Saturday, January 21, 2012
Aerial Combat Scenes Give "Flyboys" Wings
Running time: 139 minutes (2 hours, 19 minutes)
Rating: MPAA – PG-13 for war action violence and some sexual content
DIRECTOR: Tony Bill
WRITER: Phil Sears & Blake T. Evans and David S. Ward; from a story by Evans
PRODUCERS: Dean Devlin and Marc Frydman
CINEMATOGRAPHER: Henry Braham
EDITORS: Chris Blunden and Ron Rosen
Starring: James Franco, Martin Henderson, Jean Reno, Jennifer Decker, David Ellison, Tyler Labine, Abdul Salis, Philip Winchester, and Augustin Legrand
Flyboys is the epic World War I drama from Oscar-winner Tony Bill (which he won for producing The Sting) that tells the true story of the Lafayette Escadrille. Before the United States’ official entry into the war (1917), the Allied powers of England, France, and Italy were losing to the German military juggernaut. Many young Americans volunteered to fight for the French; some served in the infantry and others in the Ambulance Corps. The Lafayette Escadrille were the young men who wanted to be pilots. Flyboys is based upon this true story, and the film’s characters are based directly upon real men or are composites of the historical figures.
The story focuses on bankrupt farm boy, Blaine Rawlings (James Franco), who joins the Escadrille and finds himself chafing under the discipline of learning to be a pilot. Briggs Lowry (Tyler Labine) is bullied by his father into joining. Black American Eugene Skinner (Abdul Salis) is an American expatriate boxing in France when he decides to serve France as a thank you for being more racially tolerant than his birth country.
Under the guidance of the weary French Captain Thenault (Jean Reno) and the leadership of American veteran, Reed Cassidy (Martin Henderson), these young men take to the sky to face the formidable German flying armada. They fly newly invented and mechanically imperfect aircraft, but the men of the Escadrille find themselves having the kind of adventure they never imagined. Rawlings also finds time to romance Lucienne (Jennifer Decker), a young Frenchwoman who lives in a nearby town.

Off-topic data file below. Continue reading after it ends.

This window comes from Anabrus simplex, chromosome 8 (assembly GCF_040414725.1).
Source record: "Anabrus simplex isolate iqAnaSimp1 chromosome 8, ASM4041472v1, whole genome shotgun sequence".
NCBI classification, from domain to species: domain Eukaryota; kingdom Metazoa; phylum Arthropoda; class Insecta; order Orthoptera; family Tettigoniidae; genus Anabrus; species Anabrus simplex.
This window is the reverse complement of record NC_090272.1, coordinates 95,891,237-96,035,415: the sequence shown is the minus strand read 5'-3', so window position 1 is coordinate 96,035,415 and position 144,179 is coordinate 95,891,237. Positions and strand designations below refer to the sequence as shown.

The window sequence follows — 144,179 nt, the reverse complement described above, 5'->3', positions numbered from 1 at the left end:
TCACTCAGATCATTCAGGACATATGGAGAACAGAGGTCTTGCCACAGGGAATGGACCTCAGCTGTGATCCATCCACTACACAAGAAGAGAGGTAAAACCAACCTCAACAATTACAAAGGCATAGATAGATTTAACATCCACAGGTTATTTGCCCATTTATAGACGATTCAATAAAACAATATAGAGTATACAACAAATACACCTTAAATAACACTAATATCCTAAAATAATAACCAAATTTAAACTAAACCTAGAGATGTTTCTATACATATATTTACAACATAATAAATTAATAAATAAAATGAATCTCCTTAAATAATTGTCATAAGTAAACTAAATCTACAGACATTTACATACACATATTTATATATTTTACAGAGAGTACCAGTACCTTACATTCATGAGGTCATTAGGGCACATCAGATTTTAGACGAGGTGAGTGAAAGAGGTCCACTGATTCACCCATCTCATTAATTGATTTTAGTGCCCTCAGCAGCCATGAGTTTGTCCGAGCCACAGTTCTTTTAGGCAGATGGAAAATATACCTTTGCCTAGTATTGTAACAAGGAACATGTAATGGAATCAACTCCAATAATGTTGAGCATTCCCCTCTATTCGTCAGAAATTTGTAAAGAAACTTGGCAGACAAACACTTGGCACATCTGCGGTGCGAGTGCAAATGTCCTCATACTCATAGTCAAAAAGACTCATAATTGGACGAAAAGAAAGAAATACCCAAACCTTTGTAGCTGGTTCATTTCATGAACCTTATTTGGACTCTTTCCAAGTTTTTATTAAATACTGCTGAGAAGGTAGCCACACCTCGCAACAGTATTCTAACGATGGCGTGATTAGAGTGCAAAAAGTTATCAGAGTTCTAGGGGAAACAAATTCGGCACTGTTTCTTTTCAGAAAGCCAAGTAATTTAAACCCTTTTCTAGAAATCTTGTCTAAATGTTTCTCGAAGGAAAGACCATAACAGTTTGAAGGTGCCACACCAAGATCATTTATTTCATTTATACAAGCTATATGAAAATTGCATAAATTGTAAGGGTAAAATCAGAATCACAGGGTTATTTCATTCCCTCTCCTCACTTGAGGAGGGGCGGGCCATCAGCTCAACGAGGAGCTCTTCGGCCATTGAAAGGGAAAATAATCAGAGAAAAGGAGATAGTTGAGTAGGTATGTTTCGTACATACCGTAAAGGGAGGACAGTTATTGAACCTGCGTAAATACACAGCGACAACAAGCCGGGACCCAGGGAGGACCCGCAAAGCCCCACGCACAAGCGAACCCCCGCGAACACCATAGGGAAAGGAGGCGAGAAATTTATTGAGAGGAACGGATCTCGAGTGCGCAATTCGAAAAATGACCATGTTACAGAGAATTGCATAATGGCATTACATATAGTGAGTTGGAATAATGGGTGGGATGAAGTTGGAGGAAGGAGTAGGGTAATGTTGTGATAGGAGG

In this movie, the drama is simple TV movie quality melodrama, and not the kind one might get from a well-written and directed television movie. The character moments often seem like filler, and director Tony Bills just rushes the characters through scenes of intimacy and bonding. That’s why half the time the romance between Rawlings and Lucienne seems forced, and the scenes between Rawlings and Capt. Thenault are sadly thin, lacking the power relationships between soldiers in war movies generally have. Even camaraderie between the members of the Escadrille is underdeveloped, which is sad because there are so many scenes that only hint at how good this subplot of the movie could be (although there is a great moment between Lowry and Skinner about what their fathers did for a living).
Over a stirring score by Trevor Rabin, the cool and terrific aerial combat scenes make (and save) this movie. Dogfights, duels, and even a kind of jousting in the sky: they rouse you from the slumber the rest of this movie induces. It’s obvious that computers were used to create these scenes, but Tony Bill uses these scenes to bring out the humanity of his characters. It is in the sky that Bill allows the actors to develop the characters and give us reason to invest in them. Flyboys may not make serious movie lovers forget about classic World War I films, but it is in those dogfights in the sky where the director, his cast, and creative crew find the heart of Flyboys and leave the viewer delighted.
6 of 10
Thursday, March 29, 2007